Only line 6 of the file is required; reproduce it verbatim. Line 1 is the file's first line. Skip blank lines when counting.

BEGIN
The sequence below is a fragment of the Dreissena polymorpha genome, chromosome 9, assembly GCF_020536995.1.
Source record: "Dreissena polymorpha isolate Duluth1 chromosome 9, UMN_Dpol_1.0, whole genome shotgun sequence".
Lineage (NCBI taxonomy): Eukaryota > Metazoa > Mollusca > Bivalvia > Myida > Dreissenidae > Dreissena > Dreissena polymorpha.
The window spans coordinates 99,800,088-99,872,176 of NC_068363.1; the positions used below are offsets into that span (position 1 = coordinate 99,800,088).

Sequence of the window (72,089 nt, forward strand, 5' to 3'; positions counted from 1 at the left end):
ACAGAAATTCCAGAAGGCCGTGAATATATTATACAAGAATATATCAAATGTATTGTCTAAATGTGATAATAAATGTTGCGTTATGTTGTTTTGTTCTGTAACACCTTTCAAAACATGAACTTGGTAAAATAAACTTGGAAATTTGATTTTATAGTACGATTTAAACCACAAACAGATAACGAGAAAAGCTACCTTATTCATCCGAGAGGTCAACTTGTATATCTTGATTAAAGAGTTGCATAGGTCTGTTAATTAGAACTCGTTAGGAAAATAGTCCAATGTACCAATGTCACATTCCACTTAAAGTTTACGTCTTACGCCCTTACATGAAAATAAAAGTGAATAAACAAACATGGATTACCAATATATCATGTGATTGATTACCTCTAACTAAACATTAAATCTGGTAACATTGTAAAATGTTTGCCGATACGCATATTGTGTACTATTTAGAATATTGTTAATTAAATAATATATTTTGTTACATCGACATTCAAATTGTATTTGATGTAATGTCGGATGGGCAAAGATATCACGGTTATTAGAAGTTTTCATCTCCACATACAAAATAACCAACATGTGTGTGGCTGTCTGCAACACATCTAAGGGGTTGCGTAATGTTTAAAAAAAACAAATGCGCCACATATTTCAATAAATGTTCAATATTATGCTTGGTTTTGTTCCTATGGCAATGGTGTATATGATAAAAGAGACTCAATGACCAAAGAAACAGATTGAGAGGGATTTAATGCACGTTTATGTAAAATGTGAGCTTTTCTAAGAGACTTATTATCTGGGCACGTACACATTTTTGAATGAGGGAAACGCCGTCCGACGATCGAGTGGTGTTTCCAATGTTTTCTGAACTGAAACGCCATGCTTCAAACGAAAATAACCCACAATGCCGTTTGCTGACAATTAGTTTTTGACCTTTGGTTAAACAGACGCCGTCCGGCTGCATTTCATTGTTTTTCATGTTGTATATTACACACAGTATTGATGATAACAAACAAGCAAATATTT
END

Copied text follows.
ACAGAAATTCCAGAAGGCCGTGAATATATTATACAAGAATATATCAAATGTATTGTCTAAATGTGATAATAAATGTTGCGTTATGTTGTTTTGTTCTGTAACACCTTTCAAAACATGAACTTGGTAAAATAAACTTGGAAATTTGATTTTATAGTACGATTTAAACCACAAACAGATAACGAGAAAAGCTACCTTATTCATCCGAGAGGTCAACTTGTATATCTTGATTAAAGAGTTGCATAGGTCTGTTAATTAGAACTCGTTAGGAAAATAGTCCAATGTACCAATGTCACATTCCACTTAAAGTTTACGTCTTACGCCCTTACATGAAAATAAAAGTGAATAAACAAACATGGATTACCAATATATCATGTGATTGATTACCTCTAACTAAACATTAAATCTGGTAACATTGTAAAATGTTTGCCGATACGCATATTGTGTACTATTTAGAATATTGTTAATTAAATAATATATTTTGTTACATCGACATTCAAATTGTATTTGATGTAATGTCGGATGGGCAAAGATATCACGGTTATTAGAAGTTTTCATCTCCACATACAAAATAACCAACATGTGTGTGGCTGTCTGCAACACATCTAAGGGGTTGCGTAATGTTTAAAAAAAACAAATGCGCCACATATTTCAATAAATGTTCAATATTATGCTTGGTTTTGTTCCTATGGCAATGGTGTATATGATAAAAGAGACTCAATGACCAAAGAAACAGATTGAGAGGGATTTAATGCACGTTTATGTAAAATGTGAGCTTTTCTAAGAGACTTATTATCTGGGCACGTACACATTTTTGAATGAGGGAAACGCCGTCCGACGATCGAGTGGTGTTTCCAATGTTTTCTGAACTGAAACGCCATGCTTCAAACGAAAATAACCCACAATGCCGTTTGCTGACAATTAGTTTTTGACCTTTGGTTAAACAGACGCCGTCCGGCTGCATTTCATTGTTTTTCATGTTGTATATTACACACAGTATTGATGATAACAAACAAGCAAATATTT